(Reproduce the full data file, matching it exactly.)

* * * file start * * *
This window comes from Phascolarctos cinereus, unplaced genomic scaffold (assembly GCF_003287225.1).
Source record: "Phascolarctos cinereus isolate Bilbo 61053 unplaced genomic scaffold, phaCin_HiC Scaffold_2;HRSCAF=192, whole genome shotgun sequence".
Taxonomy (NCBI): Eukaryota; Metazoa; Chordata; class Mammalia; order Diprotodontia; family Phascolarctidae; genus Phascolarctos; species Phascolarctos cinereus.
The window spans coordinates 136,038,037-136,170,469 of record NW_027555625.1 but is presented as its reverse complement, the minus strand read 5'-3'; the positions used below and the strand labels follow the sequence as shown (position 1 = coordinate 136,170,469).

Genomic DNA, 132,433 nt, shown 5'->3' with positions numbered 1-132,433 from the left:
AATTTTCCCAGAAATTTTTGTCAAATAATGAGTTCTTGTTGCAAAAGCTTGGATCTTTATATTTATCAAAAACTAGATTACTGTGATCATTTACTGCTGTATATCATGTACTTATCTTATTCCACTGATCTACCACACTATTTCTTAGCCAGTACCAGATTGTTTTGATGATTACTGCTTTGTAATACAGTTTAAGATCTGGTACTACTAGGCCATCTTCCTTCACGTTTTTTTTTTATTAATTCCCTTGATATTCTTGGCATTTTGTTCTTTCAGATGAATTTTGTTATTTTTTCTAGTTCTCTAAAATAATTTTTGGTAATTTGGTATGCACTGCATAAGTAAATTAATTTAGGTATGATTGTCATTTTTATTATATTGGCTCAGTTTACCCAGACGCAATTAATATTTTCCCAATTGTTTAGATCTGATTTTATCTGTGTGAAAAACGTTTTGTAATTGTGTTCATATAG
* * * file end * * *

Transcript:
This window comes from Phascolarctos cinereus, unplaced genomic scaffold (assembly GCF_003287225.1).
Source record: "Phascolarctos cinereus isolate Bilbo 61053 unplaced genomic scaffold, phaCin_HiC Scaffold_2;HRSCAF=192, whole genome shotgun sequence".
Taxonomy (NCBI): Eukaryota; Metazoa; Chordata; class Mammalia; order Diprotodontia; family Phascolarctidae; genus Phascolarctos; species Phascolarctos cinereus.
The window spans coordinates 136,038,037-136,170,469 of record NW_027555625.1 but is presented as its reverse complement, the minus strand read 5'-3'; the positions used below and the strand labels follow the sequence as shown (position 1 = coordinate 136,170,469).

Genomic DNA, 132,433 nt, shown 5'->3' with positions numbered 1-132,433 from the left:
AATTTTCCCAGAAATTTTTGTCAAATAATGAGTTCTTGTTGCAAAAGCTTGGATCTTTATATTTATCAAAAACTAGATTACTGTGATCATTTACTGCTGTATATCATGTACTTATCTTATTCCACTGATCTACCACACTATTTCTTAGCCAGTACCAGATTGTTTTGATGATTACTGCTTTGTAATACAGTTTAAGATCTGGTACTACTAGGCCATCTTCCTTCACGTTTTTTTTTTATTAATTCCCTTGATATTCTTGGCATTTTGTTCTTTCAGATGAATTTTGTTATTTTTTCTAGTTCTCTAAAATAATTTTTGGTAATTTGGTATGCACTGCATAAGTAAATTAATTTAGGTATGATTGTCATTTTTATTATATTGGCTCAGTTTACCCAGACGCAATTAATATTTTCCCAATTGTTTAGATCTGATTTTATCTGTGTGAAAAACGTTTTGTAATTGTGTTCATATAG